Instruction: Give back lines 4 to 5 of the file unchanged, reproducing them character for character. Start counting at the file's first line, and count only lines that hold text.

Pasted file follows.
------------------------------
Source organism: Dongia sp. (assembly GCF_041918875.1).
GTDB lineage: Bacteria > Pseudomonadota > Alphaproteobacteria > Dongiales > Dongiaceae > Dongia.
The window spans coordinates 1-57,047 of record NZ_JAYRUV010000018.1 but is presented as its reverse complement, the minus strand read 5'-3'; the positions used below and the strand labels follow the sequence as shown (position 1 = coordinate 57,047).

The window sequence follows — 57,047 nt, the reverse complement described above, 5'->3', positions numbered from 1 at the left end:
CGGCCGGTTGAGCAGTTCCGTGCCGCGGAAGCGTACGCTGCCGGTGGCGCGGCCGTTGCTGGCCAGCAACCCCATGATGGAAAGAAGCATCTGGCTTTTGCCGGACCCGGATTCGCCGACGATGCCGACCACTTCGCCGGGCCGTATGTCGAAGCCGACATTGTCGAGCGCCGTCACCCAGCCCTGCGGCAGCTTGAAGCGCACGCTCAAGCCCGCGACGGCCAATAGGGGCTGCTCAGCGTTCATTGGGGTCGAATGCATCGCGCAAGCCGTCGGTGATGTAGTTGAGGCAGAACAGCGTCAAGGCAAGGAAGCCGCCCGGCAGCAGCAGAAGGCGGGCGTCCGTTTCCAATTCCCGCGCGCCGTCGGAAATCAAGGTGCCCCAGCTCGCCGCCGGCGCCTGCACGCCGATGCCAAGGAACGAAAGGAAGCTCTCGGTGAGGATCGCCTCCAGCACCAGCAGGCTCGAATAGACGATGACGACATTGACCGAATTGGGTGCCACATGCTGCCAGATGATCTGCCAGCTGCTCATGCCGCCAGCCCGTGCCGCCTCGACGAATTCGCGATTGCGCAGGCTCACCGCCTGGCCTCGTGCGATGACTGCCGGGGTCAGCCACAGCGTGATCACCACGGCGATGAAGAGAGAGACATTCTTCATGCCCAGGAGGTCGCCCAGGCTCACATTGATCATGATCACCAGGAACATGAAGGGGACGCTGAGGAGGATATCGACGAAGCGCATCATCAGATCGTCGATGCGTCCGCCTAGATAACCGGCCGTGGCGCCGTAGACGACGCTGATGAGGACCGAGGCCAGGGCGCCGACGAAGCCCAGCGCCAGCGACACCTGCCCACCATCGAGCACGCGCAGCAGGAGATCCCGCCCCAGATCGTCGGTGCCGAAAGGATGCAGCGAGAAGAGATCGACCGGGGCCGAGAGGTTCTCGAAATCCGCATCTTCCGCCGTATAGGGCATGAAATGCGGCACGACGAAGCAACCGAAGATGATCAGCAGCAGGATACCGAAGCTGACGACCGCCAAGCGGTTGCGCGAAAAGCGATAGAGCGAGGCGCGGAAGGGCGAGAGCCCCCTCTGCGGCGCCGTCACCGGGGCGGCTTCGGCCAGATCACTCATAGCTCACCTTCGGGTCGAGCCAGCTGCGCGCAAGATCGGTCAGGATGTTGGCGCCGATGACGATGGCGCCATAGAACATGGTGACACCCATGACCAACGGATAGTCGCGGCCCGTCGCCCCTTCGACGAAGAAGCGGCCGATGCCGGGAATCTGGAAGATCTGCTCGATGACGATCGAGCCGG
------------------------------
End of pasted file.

The window sequence follows — 57,047 nt, the reverse complement described above, 5'->3', positions numbered from 1 at the left end:
CGGCCGGTTGAGCAGTTCCGTGCCGCGGAAGCGTACGCTGCCGGTGGCGCGGCCGTTGCTGGCCAGCAACCCCATGATGGAAAGAAGCATCTGGCTTTTGCCGGACCCGGATTCGCCGACGATGCCGACCACTTCGCCGGGCCGTATGTCGAAGCCGACATTGTCGAGCGCCGTCACCCAGCCCTGCGGCAGCTTGAAGCGCACGCTCAAGCCCGCGACGGCCAATAGGGGCTGCTCAGCGTTCATTGGGGTCGAATGCATCGCGCAAGCCGTCGGTGATGTAGTTGAGGCAGAACAGCGTCAAGGCAAGGAAGCCGCCCGGCAGCAGCAGAAGGCGGGCGTCCGTTTCCAATTCCCGCGCGCCGTCGGAAATCAAGGTGCCCCAGCTCGCCGCCGGCGCCTGCACGCCGATGCCAAGGAACGAAAGGAAGCTCTCGGTGAGGATCGCCTCCAGCACCAGCAGGCTCGAATAGACGATGACGACATTGACCGAATTGGGTGCCACATGCTGCCAGATGATCTGCCAGCTGCTCATGCCGCCAGCCCGTGCCGCCTCGACGAATTCGCGATTGCGCAGGCTCACCGCCTGGCCTCGTGCGATGACTGCCGGGGTCAGCCACAGCGTGATCACCACGGCGATGAAGAGAGAGACATTCTTCATGCCCAGGAGGTCGCCCAGGCTCACATTGATCATGATCACCAGGAACATGAAGGGGACGCTGAGGAGGATATCGACGAAGCGCATCATCAGATCGTCGATGCGTCCGCCTAGATAACCGGCCGTGGCGCCGTAGACGACGCTGATGAGGACCGAGGCCAGGGCGCCGACGAAGCCCAGCGCCAGCGACACCTGCCCACCATCGAGCACGCGCAGCAGGAGATCCCGCCCCAGATCGTCGGTGCCGAAAGGATGCAGCGAGAAGAGATCGACCGGGGCCGAGAGGTTCTCGAAATCCGCATCTTCCGCCGTATAGGGCATGAAATGCGGCACGACGAAGCAACCGAAGATGATCAGCAGCAGGATACCGAAGCTGACGACCGCCAAGCGGTTGCGCGAAAAGCGATAGAGCGAGGCGCGGAAGGGCGAGAGCCCCCTCTGCGGCGCCGTCACCGGGGCGGCTTCGGCCAGATCACTCATAGCTCACCTTCGGGTCGAGCCAGCTGCGCGCAAGATCGGTCAGGATGTTGGCGCCGATGACGATGGCGCCATAGAACATGGTGACACCCATGACCAACGGATAGTCGCGGCCCGTCGCCCCTTCGACGAAGAAGCGGCCGATGCCGGGAATCTGGAAGATCTGCTCGATGACGATCGAGCCGG